Never miss a story

Get subscribed to our newsletter


×
Vajpayee- : The Years that Changed India. IANS

Former Prime Minister Atal Bihari Vajpayee was an understated and a singular politician of the kind rarely seen in contemporary times. His patriotism was uncompromising, forged out of the paradoxes of his life: The sensitive poet who summoned nerves of steel to conduct the Pokhran-II nuclear tests; the man from humble beginnings who envisioned a project as titanic as the Golden Quadrilateral highway network.

Devoid of any political pedigree or patronage, he harnessed his diplomatic acumen to transform India’s relations with the United States, which had long been mired in misunderstandings rooted in the Cold War. His calculated decisions led to key strategic and economic policy achievements.


Follow NewsGram on Twitter to stay updated about the World news.
In the book “VAJPAYEE: The Years that Changed India”, Shakti Sinha, a close associate of Vajpayee, helps us understand him as a decision-maker. The narrative focuses on the political challenges Vajpayee faced, and on his key initiatives in the strategic and economic fields during his first term as Prime Minister, which have had a lasting impact. The book fleshes out not only Vajpayee’s political philosophy but also provides an insider’s account of how he thought and worked.
Sinha first got to know Vajpayee in 1980, and worked with him very closely for three-and-a-half years in the 1990s, as secretary to the Leader of Opposition (1996-97) and as his Private Secretary (1998-99). He was also the director of the Nehru Memorial Museum and Library. He is a distinguished fellow at the India Foundation and is currently serving as the honorary director of the Atal Bihari Vajpayee Institute of Policy Research and International Studies, MS University, Vadodara.
Published by Penguin, “VAJPAYEE: The Years that Changed India” will be released on Vajpayee’s 96th birth anniversary on December 25. (IANS)

Popular

Max Pixel

When it comes to burgers, its not just the patty that makes it all worthwhile... one can't forget the cheese or the crunchy lettuce either.

When it comes to burgers, its not just the patty that makes it all worthwhile... one can't forget the cheese or the crunchy lettuce either. In India, McDonald's ensures their burgers use the freshest produce, which means that don't use any ordinary lettuce. The iceberg variety was first introduced in India by McDonald's, as early as the 90s, at a time when not many people were familiar with lettuce and used cabbage instead. Lettuce is a key ingredient known for its crunch, its odourless and is ideal for salads, sandwiches and burgers.

The fast food giant collaborated with local Indian suppliers and pioneered the local production of iceberg lettuce in the country. Their lettuce undergoes 30 quality and food safety checks. After harvesting, the lettuce is pre-cooled to a temperate of below 40C at the farm gate to maintain its freshness. It is then transported in refrigerated vehicles to the world-class processing plant where it is shredded to a measured length and width and then washed and cleaned thoroughly before being vacuum-packed.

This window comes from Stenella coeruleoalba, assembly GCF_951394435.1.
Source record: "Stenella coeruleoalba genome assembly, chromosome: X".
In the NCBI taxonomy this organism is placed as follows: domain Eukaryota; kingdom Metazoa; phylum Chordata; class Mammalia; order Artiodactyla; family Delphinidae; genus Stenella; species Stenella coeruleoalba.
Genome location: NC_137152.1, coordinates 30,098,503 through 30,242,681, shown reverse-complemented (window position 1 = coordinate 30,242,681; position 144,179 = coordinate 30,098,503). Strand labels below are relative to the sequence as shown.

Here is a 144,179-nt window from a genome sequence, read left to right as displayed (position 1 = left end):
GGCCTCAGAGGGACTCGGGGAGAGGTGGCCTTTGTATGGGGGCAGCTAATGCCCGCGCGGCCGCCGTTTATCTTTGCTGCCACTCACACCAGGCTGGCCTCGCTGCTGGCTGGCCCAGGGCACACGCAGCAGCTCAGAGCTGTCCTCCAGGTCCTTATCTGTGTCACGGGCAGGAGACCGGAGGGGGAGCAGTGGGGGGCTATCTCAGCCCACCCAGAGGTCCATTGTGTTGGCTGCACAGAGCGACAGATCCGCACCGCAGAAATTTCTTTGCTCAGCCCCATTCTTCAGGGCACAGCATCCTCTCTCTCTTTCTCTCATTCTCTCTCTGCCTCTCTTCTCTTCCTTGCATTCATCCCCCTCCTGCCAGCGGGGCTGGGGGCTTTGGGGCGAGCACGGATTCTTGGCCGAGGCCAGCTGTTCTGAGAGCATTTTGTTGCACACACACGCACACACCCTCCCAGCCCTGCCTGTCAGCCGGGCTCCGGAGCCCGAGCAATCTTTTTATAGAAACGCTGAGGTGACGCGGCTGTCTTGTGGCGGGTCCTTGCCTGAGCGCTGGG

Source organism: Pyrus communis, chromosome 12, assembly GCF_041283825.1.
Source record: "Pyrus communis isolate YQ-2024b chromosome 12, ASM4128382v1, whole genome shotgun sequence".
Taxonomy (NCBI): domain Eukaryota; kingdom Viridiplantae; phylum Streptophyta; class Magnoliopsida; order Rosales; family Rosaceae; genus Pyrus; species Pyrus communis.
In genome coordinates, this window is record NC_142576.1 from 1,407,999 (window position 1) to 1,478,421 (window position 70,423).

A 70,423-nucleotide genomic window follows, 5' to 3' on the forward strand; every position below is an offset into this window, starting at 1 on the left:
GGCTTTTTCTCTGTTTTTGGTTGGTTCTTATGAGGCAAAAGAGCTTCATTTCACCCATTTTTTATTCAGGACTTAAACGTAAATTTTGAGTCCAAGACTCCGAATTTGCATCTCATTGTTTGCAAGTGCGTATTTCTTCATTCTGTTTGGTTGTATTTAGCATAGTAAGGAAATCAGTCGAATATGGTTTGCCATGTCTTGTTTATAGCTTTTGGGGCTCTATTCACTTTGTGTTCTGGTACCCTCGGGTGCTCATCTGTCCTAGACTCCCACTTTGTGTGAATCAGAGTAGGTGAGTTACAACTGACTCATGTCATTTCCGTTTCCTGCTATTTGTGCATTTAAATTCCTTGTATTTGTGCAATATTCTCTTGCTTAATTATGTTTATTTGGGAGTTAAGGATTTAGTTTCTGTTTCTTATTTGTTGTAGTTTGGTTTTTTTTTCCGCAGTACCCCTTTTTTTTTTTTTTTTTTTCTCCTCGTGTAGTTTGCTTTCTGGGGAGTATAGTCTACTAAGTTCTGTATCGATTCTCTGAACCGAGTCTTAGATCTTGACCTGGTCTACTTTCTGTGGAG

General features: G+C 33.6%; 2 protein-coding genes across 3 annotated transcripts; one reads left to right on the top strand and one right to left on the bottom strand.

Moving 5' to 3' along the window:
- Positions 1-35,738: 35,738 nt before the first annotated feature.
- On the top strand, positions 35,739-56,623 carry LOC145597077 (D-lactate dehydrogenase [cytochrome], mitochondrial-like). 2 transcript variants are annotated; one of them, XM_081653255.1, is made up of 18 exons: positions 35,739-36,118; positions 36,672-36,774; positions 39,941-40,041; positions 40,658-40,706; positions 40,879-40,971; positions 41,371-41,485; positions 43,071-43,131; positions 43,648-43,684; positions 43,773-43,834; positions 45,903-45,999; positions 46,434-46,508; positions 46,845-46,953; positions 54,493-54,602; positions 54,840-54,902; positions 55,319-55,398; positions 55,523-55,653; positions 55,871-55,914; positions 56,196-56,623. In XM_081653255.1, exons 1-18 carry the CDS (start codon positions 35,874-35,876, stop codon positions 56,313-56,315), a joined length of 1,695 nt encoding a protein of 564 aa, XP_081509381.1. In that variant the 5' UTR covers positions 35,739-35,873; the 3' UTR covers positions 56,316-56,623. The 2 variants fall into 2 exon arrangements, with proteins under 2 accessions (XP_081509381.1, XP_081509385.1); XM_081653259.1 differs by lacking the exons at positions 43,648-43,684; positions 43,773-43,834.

burger with lettuce and tomatoes The fast food giant collaborated with local Indian suppliers and pioneered the local production of iceberg lettuce in the country | Photo by amirali mirhashemian on Unsplash

Keep Reading Show less
by devakinanda ji

Bhārata bhumi is conducive for the practice of one or all the paths enjoined by the Vedas

By Devakinanda Ji

Derived from the Sanskrit word muc ("to free"), the term moksha literally means freedom from samsara, release from the cycle of rebirth impelled by the law of karma. The transcendent state attained as a result of being released from the cycle of rebirth.

Keep Reading Show less
Wikimedia Commons

The five rockets are in the project report stage and would come into operation in the future, said N Sudheer Kumar, Director, Capacity Building Programme Office (CBPO), Indian Space Research Organisation (ISRO).

The Indian space agency is working on a fleet of medium to heavy lift rockets with a carrying capacity ranging from 4.9 ton to 16.3 ton, said a senior official. The five rockets are in the project report stage and would come into operation in the future, said N Sudheer Kumar, Director, Capacity Building Programme Office (CBPO), Indian Space Research Organisation (ISRO). He was speaking at the International Space Conference and Exhibition, organised by Confederation of Indian Industry (CII) in virtual mode recently. When that happens ISRO can not only launch its own communication satellites but also enter the global communication satellite launch market.

Kumar also said ISRO is working on upgrading Geosynchronous Satellite Launch Vehicle-Mk III (GSLV-Mk III) which can carry up to four ton to Geo Transfer Orbit (GTO). Normally rockets eject the communication satellites into GTO. From GTO the satellites will be taken to geostationary orbit by firing their engines. India uses Ariancespace's Ariane rocket to orbit its communication satellites weighing over four ton. According to Kumar, ISRO is also working on upgrading the lifting capacity of GSLV-Mk III to six ton and 7.5 to GTO.

Keep reading... Show less